It was due to the efforts of the supe and her appointed CAO, Susan Enfield, that we now have to hire these recruits with five weeks of training to teach our children with no guarantees.
Need I go on? Well, for the school board’s sake I believe that I do.
5. The 2010 Accountability Audit as determined by the State Board of Auditors. The entire document is damning of the school district, citing mismanagement of district resources and calls out the school board for failing to oversee the superintendent. One of the less egregious but interesting exceptions discovered was the $7,000* retirement party for a staffer featuring a carving station, which the superintendent inappropriately charged to her district credit card. (Oops!) This was at the same time that she and district leadership were cutting back on counselors, librarians and transportation for Seattle school children while citing a “budget crisis.” (*The audit cites a $3,800 price tag, but further digging by parent activist and blogger Melissa Westbrook uncovered further expenditures for the party which brought the total up to $7,000.)
6. The Seattle Education Association gave the superintendent a near-unanimous vote of “No Confidence” after teaching staff at several Seattle schools gave her a vote of “No Confidence”.
7. The superintendent closed schools over community protest at a time when enrollment was increasing. Her action also raised the threshold for Title I funding eligibility, causing some schools (such as Thurgood Marshall Elementary) to lose vital funding for underprivileged students.
8. The superintendent rif’ed teachers when her own people were telling her that enrollment would be increasing that fall. The majority of teachers were hired back for the fall semester.
9. Dr. Goodloe-Johnson imposed a new student assignment plan that has resulted in overcrowding in some parts of the district (West Seattle), severe under-enrollment in other parts (McDonald, Sand Point, Queen Anne Elementary), and without ensuring that all schools are equally “quality” schools, as promised, and has re-segregated our schools. Compounded with that is the transportation plan that does not provide bus service from the south end to several of the option schools on the north end and therefore eliminates options for the majority of low-income/minority students.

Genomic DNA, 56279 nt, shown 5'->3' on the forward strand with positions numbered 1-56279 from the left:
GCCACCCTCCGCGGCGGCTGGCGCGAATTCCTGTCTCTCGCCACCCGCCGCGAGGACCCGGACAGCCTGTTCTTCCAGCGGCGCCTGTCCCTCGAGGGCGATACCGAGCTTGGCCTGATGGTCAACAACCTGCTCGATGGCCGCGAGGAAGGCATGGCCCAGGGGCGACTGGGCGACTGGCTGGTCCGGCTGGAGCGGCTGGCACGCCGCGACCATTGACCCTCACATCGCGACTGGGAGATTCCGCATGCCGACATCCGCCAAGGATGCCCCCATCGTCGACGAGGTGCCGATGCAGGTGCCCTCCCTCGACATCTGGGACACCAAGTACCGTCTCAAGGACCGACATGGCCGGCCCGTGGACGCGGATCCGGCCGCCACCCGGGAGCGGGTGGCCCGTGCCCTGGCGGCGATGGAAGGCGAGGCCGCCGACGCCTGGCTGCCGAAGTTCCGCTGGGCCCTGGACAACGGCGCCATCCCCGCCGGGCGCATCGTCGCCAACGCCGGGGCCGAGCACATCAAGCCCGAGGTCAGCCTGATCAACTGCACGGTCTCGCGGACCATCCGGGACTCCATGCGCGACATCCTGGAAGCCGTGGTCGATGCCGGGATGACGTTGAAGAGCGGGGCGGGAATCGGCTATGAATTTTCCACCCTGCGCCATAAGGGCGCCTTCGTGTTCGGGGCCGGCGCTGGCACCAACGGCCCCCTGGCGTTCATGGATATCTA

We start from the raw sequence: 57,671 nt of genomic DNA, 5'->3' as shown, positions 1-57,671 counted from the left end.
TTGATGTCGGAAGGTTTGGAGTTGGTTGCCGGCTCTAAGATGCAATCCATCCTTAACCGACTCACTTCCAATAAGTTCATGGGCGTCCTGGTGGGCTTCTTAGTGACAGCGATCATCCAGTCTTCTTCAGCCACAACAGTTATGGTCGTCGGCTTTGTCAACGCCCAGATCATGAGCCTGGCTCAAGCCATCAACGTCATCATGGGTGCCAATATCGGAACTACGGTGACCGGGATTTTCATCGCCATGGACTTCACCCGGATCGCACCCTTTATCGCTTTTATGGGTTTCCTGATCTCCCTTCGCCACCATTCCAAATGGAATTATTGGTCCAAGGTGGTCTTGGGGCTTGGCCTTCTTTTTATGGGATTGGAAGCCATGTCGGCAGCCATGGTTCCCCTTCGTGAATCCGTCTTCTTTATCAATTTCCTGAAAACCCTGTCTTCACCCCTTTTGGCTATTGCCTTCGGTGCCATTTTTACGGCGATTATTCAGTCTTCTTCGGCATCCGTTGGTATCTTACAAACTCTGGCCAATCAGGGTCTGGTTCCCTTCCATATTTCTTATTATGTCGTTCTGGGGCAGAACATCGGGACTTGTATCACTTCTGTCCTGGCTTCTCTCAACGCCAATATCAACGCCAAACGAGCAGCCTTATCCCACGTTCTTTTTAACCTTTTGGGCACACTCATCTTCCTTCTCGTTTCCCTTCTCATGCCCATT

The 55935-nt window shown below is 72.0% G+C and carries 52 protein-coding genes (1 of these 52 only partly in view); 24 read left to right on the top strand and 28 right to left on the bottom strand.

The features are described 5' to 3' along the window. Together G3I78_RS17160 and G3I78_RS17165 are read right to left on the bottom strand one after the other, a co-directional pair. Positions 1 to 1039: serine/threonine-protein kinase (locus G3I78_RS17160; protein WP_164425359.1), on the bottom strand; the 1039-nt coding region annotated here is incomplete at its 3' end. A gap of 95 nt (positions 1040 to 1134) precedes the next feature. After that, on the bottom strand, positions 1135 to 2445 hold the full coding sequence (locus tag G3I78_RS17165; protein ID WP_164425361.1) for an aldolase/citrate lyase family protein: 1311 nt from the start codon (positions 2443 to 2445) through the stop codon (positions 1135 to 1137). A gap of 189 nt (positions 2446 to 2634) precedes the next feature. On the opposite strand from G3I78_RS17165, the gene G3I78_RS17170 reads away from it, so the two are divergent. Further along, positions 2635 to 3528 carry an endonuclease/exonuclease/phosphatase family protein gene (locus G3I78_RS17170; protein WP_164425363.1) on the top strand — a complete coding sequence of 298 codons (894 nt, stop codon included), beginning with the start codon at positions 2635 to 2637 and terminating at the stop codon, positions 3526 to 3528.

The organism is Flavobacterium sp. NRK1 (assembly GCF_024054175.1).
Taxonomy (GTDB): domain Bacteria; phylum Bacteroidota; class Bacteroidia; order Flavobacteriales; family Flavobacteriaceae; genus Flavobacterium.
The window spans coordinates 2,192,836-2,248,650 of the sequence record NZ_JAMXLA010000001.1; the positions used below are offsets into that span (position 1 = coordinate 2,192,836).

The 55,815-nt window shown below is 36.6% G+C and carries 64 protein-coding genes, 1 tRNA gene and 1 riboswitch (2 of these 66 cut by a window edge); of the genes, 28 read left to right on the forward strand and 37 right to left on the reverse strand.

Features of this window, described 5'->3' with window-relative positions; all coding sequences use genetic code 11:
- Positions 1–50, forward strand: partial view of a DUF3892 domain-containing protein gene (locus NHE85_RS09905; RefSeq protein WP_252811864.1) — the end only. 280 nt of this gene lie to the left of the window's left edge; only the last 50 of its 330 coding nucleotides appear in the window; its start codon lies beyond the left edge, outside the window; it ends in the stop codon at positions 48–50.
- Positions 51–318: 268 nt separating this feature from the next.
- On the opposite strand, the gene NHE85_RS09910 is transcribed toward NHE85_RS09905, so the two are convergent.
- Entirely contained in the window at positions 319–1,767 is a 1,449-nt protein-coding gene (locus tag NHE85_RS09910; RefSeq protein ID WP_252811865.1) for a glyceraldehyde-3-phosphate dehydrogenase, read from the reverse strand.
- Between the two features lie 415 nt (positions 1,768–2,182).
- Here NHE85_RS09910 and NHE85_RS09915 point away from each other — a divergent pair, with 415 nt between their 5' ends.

10. Our superintendent met only 4 out of 17 performance goals that were set by her and the school board at the beginning of her tenure. That’s an “F” grade in my book. [This paragraph has been updated to correct the number of goals, from 20 to 17. -- s.p.]
OK, so those are the top ten reasons why the superintendent should be fired with cause. For the rest of the list, and I am sure that others can add to this, we have, in no particular order:
11. The Native American grant program scandal including the time that a grant proposal did not get submitted on time by SPS and the program was not awarded necessary dollars. It would have been a slam dunk to receive the funds but the supe’s own appointee who was to be in charge of grants, missed the deadline. I guess she was too busy trying to keep up with all the money that Gates and Broad were funneling into SPS by way of the Alliance for Education.
12. The unwillingness of the superintendent to cut the bloated central administrative staff at at time of severe budget crisis. See: “Budget Workshop Recap, Shorter and Possibly More Coherent” by Meg Diaz.
13. The superintendent sent an illegal letter to the district’s 3,000 teachers unilaterally canceling their contract, bypassing regular negotiation rules and practices. This was sent via Certified Mail at an estimated cost of $15,000 to the district.
14. Dr. Goodloe-Johnson proposed lowering the high school graduation grade average from a C average to a D average, over wide community opposition. Was this proposal made so that the superintendent could say that the graduation rate had increased during her watch?
15. The superintendent punished two SPS Special Education teachers for following the wishes of parents for their children not be evaluated by the standardized state WAAS test. Once publicized, she and the district rescinded the punishment.
16. Dr. Goodloe-Johnson recommended a flawed and controversial math textbook (Discovering series), ignoring hundreds of community letters and testimony opposing it.